A single case of the mumps in a Gilbert school means 19 unvaccinated children have been removed from their classes for nearly a month, the Maricopa County Department of Public Health announced this week.
In Arizona, schools cannot turn away children who do not have their vaccines. But their parents or guardians are required to file an exemption that - at present time - must be signed by the responsible adult. When they take that action, they risk being pulled out of school when a rare, highly contagious disease - like mumps - appears, said Dr. Bob England, director of the county's health department.
In the case at Higley Elementary School, the unvaccinated children will miss 26 days of school, as long as there is not another mumps case reported. If there is, that 26-day-period could start all over, England said.
"We hate to do this. I hate to kick kids out of school. School is important," England said. "But every time a parent signs an exemption and chooses not to vaccinate their child, they've got to know this is possible."
The county health department sent home a note with parents informing them of the mumps case in a fourth-grader at the school. Mumps causes swelling in the salivary glands, loss of appetite and fatigue. It can be contracted through contact with body fluid from the mouth, nose or throat, such as through sneezing or coughing. It is a virus that may be treated with viral antibiotics.
Since 2001, there have only been 19 reported cases of mumps in Maricopa County. Most children are vaccinated against the disease, with a dose given between 12 months and 15 months as part of the MMR shot (measles, mumps and rubella) and a second dose given between 4 and 6 years old, according to the Centers for Disease Control and Prevention.
Adults born prior to 1957 are likely immune to the disease because it was so prevalent, England said. But younger adults who only have had one dose of the vaccine may be at risk.
Vaccine exemptions are not the norm in most Maricopa County schools. But how many families have those exemptions - for personal or religious reasons - differs among campuses.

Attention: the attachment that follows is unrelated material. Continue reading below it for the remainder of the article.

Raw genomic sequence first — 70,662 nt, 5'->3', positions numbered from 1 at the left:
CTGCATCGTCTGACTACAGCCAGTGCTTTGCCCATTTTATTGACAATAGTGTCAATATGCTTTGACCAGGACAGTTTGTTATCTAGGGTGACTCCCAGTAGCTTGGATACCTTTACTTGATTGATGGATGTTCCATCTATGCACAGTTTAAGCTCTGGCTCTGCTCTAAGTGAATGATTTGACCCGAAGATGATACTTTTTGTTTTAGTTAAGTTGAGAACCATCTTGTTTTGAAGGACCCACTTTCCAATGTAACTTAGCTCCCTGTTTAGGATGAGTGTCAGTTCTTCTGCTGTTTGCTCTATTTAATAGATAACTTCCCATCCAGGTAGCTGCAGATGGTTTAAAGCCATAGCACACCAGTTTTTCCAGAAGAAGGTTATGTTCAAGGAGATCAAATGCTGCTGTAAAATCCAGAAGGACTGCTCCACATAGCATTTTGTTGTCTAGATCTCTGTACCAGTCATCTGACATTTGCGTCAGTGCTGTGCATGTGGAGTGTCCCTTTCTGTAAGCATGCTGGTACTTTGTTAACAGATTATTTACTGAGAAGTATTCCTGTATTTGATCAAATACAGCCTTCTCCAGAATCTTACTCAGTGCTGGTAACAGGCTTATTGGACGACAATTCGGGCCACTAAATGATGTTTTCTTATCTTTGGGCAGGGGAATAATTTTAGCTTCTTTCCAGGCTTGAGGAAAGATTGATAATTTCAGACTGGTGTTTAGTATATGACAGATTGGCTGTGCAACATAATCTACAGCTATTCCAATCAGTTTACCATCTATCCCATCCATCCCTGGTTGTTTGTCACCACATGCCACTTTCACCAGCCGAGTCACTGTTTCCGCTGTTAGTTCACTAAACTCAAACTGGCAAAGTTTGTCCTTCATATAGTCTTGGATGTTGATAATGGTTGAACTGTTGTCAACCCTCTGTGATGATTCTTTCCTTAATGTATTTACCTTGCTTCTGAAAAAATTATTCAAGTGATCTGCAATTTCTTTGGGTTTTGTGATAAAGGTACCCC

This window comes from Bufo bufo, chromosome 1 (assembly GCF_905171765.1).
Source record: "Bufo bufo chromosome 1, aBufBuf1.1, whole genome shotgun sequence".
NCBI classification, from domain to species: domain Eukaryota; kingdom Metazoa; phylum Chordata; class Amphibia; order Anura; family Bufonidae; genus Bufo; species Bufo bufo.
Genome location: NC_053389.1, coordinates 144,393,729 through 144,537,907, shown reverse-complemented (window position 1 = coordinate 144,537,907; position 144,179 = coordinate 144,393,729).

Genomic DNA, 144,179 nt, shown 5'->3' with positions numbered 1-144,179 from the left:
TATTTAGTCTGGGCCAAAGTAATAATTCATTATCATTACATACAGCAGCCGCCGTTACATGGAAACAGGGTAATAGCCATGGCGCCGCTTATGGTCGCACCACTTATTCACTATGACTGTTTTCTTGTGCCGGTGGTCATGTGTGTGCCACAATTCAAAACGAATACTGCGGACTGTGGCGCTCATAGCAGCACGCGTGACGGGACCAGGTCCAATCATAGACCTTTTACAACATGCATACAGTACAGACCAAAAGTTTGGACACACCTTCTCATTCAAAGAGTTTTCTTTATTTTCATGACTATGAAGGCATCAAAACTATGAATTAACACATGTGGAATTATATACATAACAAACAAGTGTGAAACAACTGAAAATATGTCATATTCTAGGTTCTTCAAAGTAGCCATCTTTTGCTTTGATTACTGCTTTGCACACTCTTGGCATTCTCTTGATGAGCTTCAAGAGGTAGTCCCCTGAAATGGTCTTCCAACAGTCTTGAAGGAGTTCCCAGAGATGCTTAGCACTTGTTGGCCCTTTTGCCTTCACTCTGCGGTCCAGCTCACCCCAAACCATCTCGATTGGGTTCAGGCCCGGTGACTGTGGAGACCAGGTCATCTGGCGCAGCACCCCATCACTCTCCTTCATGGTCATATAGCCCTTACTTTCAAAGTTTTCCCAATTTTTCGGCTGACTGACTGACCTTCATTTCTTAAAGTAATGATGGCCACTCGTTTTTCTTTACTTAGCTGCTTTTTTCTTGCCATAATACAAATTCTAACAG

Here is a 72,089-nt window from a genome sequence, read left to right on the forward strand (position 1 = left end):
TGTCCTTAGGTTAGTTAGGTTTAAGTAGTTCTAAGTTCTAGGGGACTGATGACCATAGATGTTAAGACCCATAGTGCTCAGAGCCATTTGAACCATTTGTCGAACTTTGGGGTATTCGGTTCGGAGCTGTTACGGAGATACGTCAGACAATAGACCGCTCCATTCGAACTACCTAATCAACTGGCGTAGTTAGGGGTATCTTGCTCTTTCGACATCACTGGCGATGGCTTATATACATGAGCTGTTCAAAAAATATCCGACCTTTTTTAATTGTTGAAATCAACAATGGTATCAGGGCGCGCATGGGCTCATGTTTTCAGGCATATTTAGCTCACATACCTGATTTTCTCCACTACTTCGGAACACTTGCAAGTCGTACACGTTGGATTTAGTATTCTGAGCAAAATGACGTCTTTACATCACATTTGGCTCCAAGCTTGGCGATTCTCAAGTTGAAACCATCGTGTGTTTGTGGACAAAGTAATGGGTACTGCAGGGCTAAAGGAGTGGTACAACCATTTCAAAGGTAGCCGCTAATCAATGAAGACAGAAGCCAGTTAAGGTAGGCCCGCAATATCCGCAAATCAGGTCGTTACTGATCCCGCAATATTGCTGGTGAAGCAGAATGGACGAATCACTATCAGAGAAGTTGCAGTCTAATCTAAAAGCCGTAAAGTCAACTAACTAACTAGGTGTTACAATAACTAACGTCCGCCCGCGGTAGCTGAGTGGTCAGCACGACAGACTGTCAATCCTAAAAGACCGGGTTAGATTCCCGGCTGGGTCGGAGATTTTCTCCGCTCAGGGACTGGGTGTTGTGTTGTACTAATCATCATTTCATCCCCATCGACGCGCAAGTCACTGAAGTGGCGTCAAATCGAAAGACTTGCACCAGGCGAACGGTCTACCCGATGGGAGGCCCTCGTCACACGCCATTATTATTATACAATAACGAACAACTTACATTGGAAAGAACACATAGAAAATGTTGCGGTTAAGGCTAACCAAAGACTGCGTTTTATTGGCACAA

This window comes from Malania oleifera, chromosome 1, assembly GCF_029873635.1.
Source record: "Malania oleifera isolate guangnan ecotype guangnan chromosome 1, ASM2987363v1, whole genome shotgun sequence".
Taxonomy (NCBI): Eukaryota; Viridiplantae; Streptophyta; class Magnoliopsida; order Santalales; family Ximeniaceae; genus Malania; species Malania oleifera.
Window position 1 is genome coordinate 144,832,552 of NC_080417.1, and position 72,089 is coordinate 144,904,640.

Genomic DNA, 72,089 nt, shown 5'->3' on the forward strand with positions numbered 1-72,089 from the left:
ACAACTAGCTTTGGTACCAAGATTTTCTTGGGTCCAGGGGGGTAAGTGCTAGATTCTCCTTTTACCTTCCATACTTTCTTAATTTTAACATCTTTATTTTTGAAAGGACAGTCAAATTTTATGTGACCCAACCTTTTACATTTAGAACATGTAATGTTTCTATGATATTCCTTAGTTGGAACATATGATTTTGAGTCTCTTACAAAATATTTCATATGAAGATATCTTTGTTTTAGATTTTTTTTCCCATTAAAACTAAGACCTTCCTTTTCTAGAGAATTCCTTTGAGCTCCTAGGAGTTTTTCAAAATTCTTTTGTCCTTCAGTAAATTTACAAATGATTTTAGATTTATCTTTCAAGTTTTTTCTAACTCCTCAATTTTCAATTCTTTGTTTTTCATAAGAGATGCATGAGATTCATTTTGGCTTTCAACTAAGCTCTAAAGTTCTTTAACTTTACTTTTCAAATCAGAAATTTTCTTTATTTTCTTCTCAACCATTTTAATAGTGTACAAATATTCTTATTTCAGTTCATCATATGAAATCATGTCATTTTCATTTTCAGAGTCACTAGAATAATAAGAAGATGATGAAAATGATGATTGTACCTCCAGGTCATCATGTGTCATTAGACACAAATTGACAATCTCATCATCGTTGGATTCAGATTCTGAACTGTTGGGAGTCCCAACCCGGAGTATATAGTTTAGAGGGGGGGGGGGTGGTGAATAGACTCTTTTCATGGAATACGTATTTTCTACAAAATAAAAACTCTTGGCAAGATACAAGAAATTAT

A recent report by the state Department of Health Services shows schools in Maricopa County vary widely on the number of kindergarten students who were in compliance for the MMR (measles, mumps and rubella) vaccine when they started classes in August 2010. In most cases, more than 98 percent of the students in each of the 630 schools are in compliance, according to the data. A number of schools have students 100 percent in compliance.
But in some cases, that figure plummets to 73 percent. At least one school - a private Phoenix campus - was at 52 percent.
England said this presents problems not only for the children not vaccinated, but for their classmates.
"It matters whether people around you have been vaccinated. It matters at least as much as it matters whether you've been vaccinated. No vaccine is perfect. Even people who have been vaccinated can contract diseases if they're exposed to them. The key is to never be exposed," England said. "That's how we've made all those previously common childhood diseases so rare. It's not that the vaccine is so perfect. It's that you get enough people vaccinated that when one person comes in with a disease that germ has a hard time finding another person to jump to."
England calls it the "herd" effect.
But for many reasons, including medical ones, some parents choose not to vaccinate. Some cite religions or personal preference. Some cite concerns about vaccines themselves.
Parents who do choose to file an exemption may have an extra step in the process in the future.
Rep. Cecil Ash, R-Mesa, is proposing a law that would require a health professional's signature on the exemption forms, as well as the parents. HB 2846 would also require that parents get the exemption form signed by a health provider annually.
Dr. David M Curran, MD, chairman of the department of pediatric medicine at Cardon Children's Medical Center in Mesa, said the bill would not impact doctors a great deal.
"We already do everything the bill proposes. In 2002, the American Academy of Pediatrics recommended all family pediatricians and family practitioners that give vaccines document the family refusals to vaccinate," Curran said. "The idea behind that form is to demonstrate the importance we as pediatricians place upon vaccines."
Curran said health providers talk to the families about the risks, as well. To put it into focus, Curran pointed to the current measles outbreak in Indiana.
Indiana health authorities have reported 10 confirmed cases of the measles in the last week. The index case - the first person identified as having the disease - attended activities at the Super Bowl village in Indianapolis a few days before the game.
According to news reports, all the cases have been found in unvaccinated adults.
Measles is a contagious respiratory disease that, like mumps, is spread through coughing and sneezing and other contact with body fluid from the mouth, nose and throat.
In most years, the United States sees fewer than 50 cases of the disease, according to the CDC website.
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